Morning Brief

The Brexit Debate Never Ends

Plus: Japan and South Korea’s diplomatic dispute, Mexico’s new finance minister, and the other stories we’re following today.

Boris Johnson and Jeremy Hunt take part in the ITV debate on July 9 in Salford, England.
Boris Johnson and Jeremy Hunt take part in the ITV debate on July 9 in Salford, England. Photo by Matt Frost/ITV via Getty Images

Here is today’s Foreign Policy brief: U.K. prime minister contenders clash over Brexit, the Japan-South Korea dispute continues, and Mexico’s finance minister quits—rattling markets.

We welcome your feedback at morningbrief@foreignpolicy.com.


The Continuing Clash Over Brexit

Boris Johnson and Jeremy Hunt held their only live TV debate on Tuesday—two weeks before the Conservative party chooses one of them as Britain’s next prime minister. Johnson, the clear frontrunner, remains adamant about leaving the European Union by the Oct. 31 deadline and questioned Hunt’s ability to do so. Johnson refuses to rule out suspending Parliament to push through a no-deal Brexit. Meanwhile, the former Conservative prime minister, John Major, threatened to take Boris Johnson to court if he becomes prime minister and then seeks to prorogue Parliament, calling such a plan “utterly and totally unacceptable from any British parliamentarian or democrat.”

What will Parliament do? Ahead of the debates, British lawmakers voted narrowly to approve a measure—spearheaded by the Conservative former attorney general, Dominic Grieve—that would make such a suspension more difficult. The amendment passed in the House of Commons will complicate the next prime minister’s ability to suspend Parliament later this year. And in a major shift, the opposition Labour Party’s leader, Jeremy Corbyn, endorsed the idea of a second referendum on any Brexit deal (or no-deal exit) backed by the new prime minister. But he did not say what Labour’s Brexit position would be in the event of an early general election campaign—prompting critics to accuse him of further fence-sitting.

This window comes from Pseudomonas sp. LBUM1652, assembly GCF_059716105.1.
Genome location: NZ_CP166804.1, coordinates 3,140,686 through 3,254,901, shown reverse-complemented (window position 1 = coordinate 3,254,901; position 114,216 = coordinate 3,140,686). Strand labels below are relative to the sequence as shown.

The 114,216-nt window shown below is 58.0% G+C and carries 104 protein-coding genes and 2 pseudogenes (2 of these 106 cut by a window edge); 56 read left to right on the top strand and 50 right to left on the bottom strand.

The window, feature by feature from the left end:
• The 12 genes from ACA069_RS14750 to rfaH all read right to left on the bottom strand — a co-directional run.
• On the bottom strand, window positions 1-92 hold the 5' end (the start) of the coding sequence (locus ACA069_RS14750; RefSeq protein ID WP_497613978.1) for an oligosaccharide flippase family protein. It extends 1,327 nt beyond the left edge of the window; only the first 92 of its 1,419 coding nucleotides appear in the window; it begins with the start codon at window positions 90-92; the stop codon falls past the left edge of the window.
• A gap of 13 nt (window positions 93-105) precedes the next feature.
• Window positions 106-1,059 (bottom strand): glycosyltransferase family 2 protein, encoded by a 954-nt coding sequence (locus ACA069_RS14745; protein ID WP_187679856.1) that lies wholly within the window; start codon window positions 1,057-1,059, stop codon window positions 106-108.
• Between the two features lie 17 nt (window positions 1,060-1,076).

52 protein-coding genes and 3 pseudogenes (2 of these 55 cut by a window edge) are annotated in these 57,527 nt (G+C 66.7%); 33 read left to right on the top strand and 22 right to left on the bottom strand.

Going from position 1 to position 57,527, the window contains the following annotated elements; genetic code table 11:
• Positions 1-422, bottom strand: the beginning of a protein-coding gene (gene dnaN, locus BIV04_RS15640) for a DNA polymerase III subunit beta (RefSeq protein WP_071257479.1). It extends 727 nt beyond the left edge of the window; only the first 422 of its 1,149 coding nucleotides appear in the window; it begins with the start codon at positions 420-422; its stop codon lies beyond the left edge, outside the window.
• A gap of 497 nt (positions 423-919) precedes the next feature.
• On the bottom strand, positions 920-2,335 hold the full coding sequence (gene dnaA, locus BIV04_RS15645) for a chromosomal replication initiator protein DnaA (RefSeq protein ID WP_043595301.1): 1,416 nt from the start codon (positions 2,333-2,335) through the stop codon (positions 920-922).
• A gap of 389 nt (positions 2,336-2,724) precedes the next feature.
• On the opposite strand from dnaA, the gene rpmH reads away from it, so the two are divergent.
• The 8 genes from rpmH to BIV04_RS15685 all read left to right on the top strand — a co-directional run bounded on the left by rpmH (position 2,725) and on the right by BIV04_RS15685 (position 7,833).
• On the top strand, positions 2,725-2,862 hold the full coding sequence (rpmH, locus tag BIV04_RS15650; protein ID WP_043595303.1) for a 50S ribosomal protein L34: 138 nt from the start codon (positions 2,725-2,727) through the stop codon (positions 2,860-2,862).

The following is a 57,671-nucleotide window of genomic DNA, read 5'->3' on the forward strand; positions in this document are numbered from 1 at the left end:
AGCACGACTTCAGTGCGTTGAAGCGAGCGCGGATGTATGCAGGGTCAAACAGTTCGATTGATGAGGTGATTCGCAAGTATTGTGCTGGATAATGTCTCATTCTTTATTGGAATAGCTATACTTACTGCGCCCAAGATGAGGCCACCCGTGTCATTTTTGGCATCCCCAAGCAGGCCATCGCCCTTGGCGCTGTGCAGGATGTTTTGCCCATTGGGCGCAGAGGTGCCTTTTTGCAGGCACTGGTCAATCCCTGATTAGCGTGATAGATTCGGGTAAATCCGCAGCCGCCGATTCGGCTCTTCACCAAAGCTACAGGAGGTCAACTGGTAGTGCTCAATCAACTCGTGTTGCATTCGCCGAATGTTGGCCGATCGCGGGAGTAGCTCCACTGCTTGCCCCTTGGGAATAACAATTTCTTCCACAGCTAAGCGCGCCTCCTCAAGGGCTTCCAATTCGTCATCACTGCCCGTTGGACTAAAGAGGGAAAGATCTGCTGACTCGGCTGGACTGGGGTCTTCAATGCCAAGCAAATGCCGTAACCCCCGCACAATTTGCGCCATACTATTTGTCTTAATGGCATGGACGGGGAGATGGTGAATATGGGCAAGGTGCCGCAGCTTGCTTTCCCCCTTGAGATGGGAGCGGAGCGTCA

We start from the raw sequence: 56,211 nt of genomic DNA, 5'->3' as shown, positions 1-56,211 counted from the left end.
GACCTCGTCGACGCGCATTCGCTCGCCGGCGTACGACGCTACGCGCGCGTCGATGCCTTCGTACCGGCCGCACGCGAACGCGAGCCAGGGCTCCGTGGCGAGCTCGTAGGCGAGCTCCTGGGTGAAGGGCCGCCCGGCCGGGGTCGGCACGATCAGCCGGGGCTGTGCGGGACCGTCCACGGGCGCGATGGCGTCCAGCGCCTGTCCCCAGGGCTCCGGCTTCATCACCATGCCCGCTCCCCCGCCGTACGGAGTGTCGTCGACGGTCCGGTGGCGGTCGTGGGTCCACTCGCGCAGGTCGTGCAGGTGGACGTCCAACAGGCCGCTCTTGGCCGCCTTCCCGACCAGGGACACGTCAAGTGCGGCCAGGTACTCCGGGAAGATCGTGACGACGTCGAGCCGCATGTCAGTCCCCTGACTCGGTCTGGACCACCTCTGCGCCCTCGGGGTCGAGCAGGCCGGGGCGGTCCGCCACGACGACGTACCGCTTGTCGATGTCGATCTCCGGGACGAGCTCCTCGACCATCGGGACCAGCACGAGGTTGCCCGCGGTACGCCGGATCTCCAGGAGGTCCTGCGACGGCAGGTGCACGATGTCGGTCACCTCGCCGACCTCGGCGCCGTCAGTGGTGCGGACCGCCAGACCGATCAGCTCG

An Irish warning. Simon Coveney, Ireland’s deputy prime minister and foreign minister, called a no-deal Brexit “an ugly prospect” with extreme consequences. His comments came after the Irish government released a contingency plan identifying no deal as a “significant risk.” “It will put political relationships on this island under a great deal of strain,” Coveney said.

Diplomatic row. Meanwhile, U.S. President Donald Trump has continued to lash out at the British Ambassador to Washington, Kim Darroch, on Twitter in response to the cables leaked earlier this week calling his administration “dysfunctional.” The snub could make other diplomats think twice before honestly assessing the administration, Robbie Gramer reports.